Friday, December 26, 2008
Just before the Christmas season, our local PBS station was deep into its holiday pledge drive. Sometimes they feature cooking demonstrations during such times. But this time, they were featuring the European travels of Rick Steves, our local PBS tour guide host. And not just any Rick Steves--Rick Steves European Christmas Tour!
The show consisted of Christmas traditions within most of Europe--from hiding the tree until Christmas morning, to an all community reenactment of the Nativity story, to each different version of Santa Claus.
With 3 kids now, we've been at the Christmas tradition thing for a few years. However, we found ourselves drifting through the seasons without much direction. And let me tell you--most traditions take some thought and planning! I sure wish we could have "happened" into some great and meaningful traditions, but that wishful thinking wasn't producing results. Time to be proactive.
First, we decided to plan around the advent calendar. Each Sunday night we lit the candles (unfortunately, Michael's--the stroke inducing craft store--was not carrying advent wreath/candle holders....so we made do with a grape vine wreath and a circular candle holder with 5 candles...the extra candle was assigned to Christmas Eve dinner).
In addition to the candles, we drew from a variety of European Christmas ideas and planned an activity for each Sunday night...snowflake making, gingerbread house, cookies, window drawings (very cool Crayola brand window markers). Perhaps most proactive of all...we refrained from setting up the Christmas tree until the very last Sunday before Christmas! I can't tell you how much I loved this part. This must be the first year that I wasn't hating the tree by Christmas day. The anticipation of the tree was really great.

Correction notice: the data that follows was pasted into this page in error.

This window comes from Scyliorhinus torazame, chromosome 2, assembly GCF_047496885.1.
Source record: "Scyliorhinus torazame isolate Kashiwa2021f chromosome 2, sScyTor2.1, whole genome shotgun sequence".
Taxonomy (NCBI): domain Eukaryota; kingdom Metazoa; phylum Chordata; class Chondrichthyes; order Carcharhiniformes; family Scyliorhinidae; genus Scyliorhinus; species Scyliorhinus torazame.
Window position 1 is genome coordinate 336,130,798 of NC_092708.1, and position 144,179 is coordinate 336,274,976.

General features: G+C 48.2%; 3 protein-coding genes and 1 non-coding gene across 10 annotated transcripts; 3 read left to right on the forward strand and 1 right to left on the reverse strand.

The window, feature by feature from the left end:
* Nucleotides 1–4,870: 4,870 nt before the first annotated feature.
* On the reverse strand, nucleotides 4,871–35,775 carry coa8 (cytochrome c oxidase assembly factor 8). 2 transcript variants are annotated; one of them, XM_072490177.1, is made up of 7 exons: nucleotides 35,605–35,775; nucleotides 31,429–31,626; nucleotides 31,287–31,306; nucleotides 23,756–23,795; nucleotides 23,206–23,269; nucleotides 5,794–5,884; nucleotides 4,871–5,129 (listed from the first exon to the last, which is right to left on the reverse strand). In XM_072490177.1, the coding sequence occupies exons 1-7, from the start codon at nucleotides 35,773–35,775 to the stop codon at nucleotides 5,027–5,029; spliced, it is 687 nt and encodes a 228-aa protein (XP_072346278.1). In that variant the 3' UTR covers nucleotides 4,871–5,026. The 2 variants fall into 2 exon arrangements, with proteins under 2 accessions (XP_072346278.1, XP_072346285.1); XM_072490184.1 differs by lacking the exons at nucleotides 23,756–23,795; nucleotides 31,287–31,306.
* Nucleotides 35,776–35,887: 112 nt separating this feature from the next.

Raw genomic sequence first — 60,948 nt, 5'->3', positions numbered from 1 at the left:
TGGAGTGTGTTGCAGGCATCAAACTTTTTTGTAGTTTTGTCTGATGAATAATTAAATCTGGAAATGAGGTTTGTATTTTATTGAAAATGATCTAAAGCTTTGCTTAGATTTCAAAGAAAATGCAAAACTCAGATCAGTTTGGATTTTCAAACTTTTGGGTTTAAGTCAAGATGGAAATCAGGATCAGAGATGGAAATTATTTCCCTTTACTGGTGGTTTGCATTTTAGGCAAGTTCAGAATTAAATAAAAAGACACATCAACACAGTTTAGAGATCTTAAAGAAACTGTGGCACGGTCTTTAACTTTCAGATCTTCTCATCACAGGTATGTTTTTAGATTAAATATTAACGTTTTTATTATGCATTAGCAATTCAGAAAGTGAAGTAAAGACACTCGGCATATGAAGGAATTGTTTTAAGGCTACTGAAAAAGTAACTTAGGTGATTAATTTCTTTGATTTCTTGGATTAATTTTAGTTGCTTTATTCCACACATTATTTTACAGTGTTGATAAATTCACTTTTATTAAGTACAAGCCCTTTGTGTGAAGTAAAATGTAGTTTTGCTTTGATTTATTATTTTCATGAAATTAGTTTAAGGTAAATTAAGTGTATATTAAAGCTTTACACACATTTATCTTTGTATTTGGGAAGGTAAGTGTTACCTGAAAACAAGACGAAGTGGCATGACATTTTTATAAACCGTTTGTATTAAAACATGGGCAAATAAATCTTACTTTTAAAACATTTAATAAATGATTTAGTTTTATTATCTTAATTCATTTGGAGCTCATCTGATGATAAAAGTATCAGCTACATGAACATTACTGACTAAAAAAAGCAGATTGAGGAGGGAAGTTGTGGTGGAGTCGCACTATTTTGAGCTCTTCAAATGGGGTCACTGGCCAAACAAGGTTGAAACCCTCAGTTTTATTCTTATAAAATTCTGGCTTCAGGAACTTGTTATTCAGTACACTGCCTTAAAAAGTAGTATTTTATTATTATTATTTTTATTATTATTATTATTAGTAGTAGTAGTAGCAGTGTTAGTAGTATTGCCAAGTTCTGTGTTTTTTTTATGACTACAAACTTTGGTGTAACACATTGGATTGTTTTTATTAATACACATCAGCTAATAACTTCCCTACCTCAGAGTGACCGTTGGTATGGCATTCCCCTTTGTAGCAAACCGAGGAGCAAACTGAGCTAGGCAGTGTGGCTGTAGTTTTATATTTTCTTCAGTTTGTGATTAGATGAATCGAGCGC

The one aspect of the tree that we saved even longer was its "starring." Christmas Eve was our special night. My family hosted a dinner for my parents and sister's family. Post-dinner, we topped our evergreen with my favorite decoration--the star glittering with thousands of pieces of crushed antique mirror glass. A perfect ending to a fantastic meal.
So let's talk about the meal, because it deserves some text space. When Rick Steves visited a family in France, we witnessed our dinner muse. A brunette French housewife took a beef tenderloin, seared it in foie gras, grated local truffles over the top, and wrapped the whole thing in brioche dough!
Yes, this was the one. My parents graciously contributed the beef tenderloin--an expensive cut of meat to begin with coupled with nearly five pounds of weight. With such a precious hunk of bovine muscle in my refrigerator, I decided I should be a teensy bit more responsible and look up a few recipes just to be safe.
We discovered that this dish is most closely related to a Beef Wellington differing in a few details--butter vs. foie gras, mushroom duxelles filling vs. truffles, and puff pastry vs. brioche.
I fully intended to go to my local Whole Foods for the foie gras and maybe even a truffle (which I've actually never tried yet). However, here in rainy Seattle where it rarely ever snows...we've now been under storm after storm dumping more than a foot of snow. Let's just say that those 8 snow plows that the greater Seattle area owns are not making the grade, especially here on the Eastside. And my super cool mini van lacks snow tires, chains, and 4 wheel drive. We are truly stuck close to home.